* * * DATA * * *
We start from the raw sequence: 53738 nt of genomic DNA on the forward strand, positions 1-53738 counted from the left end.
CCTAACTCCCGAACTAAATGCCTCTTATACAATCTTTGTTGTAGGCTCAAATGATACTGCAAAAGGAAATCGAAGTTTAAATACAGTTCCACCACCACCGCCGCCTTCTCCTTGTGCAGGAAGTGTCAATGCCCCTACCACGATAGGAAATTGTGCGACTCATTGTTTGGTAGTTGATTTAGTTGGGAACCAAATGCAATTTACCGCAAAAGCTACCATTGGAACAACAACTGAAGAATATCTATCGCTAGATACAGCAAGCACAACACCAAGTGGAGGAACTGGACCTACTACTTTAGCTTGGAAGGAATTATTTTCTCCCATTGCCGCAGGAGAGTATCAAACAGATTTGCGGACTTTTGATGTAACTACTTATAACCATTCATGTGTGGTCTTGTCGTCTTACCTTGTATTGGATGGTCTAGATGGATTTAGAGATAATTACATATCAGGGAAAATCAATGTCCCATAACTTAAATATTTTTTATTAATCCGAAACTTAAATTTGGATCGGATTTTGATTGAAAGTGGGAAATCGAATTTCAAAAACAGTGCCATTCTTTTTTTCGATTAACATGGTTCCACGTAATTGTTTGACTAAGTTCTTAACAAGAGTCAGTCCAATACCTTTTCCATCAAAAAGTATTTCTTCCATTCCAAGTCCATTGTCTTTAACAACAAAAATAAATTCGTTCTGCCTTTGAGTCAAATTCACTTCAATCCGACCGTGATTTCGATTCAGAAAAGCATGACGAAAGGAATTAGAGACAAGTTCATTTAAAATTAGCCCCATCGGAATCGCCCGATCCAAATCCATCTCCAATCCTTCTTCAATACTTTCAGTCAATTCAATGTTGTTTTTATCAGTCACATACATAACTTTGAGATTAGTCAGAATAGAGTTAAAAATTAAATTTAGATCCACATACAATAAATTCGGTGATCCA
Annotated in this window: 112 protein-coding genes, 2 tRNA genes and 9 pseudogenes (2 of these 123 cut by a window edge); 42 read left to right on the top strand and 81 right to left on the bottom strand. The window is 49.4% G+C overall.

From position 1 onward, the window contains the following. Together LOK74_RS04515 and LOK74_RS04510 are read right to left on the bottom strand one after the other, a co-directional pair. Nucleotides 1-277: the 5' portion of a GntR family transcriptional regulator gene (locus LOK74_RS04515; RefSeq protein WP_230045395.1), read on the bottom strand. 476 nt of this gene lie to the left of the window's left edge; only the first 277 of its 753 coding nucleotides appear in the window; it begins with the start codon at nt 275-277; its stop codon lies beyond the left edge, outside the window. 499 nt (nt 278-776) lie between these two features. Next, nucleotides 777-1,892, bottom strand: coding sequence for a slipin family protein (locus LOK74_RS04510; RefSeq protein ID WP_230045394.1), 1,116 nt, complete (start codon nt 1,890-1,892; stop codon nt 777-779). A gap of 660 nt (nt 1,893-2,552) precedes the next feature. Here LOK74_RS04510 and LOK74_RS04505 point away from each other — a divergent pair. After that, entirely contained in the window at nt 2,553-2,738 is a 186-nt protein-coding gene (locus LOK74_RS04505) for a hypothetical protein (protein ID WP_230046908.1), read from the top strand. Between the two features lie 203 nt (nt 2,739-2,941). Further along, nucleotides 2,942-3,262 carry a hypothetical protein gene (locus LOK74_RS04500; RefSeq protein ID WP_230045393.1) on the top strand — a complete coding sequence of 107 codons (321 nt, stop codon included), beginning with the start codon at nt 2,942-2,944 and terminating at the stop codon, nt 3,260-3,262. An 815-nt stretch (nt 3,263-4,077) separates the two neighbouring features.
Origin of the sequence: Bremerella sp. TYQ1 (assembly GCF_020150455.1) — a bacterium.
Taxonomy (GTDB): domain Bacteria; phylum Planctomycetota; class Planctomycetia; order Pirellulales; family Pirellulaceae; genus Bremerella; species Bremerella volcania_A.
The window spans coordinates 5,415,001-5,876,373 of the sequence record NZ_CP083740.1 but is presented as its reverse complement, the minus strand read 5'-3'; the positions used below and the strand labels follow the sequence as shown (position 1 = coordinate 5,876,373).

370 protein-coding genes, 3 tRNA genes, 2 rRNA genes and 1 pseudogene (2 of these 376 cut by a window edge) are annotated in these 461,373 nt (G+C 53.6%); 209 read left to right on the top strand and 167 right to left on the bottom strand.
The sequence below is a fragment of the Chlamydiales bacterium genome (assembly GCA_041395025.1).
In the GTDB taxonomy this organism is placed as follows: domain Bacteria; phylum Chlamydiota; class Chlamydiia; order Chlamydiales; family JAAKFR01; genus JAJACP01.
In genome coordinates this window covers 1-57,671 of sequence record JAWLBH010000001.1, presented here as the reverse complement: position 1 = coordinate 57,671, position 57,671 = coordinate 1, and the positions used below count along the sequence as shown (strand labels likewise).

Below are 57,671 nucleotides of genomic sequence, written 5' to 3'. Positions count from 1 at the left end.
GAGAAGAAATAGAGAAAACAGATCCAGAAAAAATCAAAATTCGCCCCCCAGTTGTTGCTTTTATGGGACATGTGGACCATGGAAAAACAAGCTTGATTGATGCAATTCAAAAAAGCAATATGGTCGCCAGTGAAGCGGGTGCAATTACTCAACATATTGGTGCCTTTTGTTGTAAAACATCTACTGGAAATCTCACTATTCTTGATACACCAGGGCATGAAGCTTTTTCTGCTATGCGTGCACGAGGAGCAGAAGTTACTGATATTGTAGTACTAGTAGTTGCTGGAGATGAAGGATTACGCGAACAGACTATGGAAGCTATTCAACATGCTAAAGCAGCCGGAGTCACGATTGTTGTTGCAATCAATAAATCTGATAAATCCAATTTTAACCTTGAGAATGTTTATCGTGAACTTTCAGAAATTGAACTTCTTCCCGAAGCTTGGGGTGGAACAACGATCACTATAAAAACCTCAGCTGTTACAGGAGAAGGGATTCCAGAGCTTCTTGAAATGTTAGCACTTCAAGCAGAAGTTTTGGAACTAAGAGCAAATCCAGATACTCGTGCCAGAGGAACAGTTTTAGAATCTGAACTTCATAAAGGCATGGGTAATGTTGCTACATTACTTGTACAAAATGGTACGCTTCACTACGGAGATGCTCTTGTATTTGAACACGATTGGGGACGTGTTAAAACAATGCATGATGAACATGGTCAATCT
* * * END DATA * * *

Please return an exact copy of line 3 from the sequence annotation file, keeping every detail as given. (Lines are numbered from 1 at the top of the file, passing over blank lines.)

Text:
Annotated in this window: 112 protein-coding genes, 2 tRNA genes and 9 pseudogenes (2 of these 123 cut by a window edge); 42 read left to right on the top strand and 81 right to left on the bottom strand. The window is 49.4% G+C overall.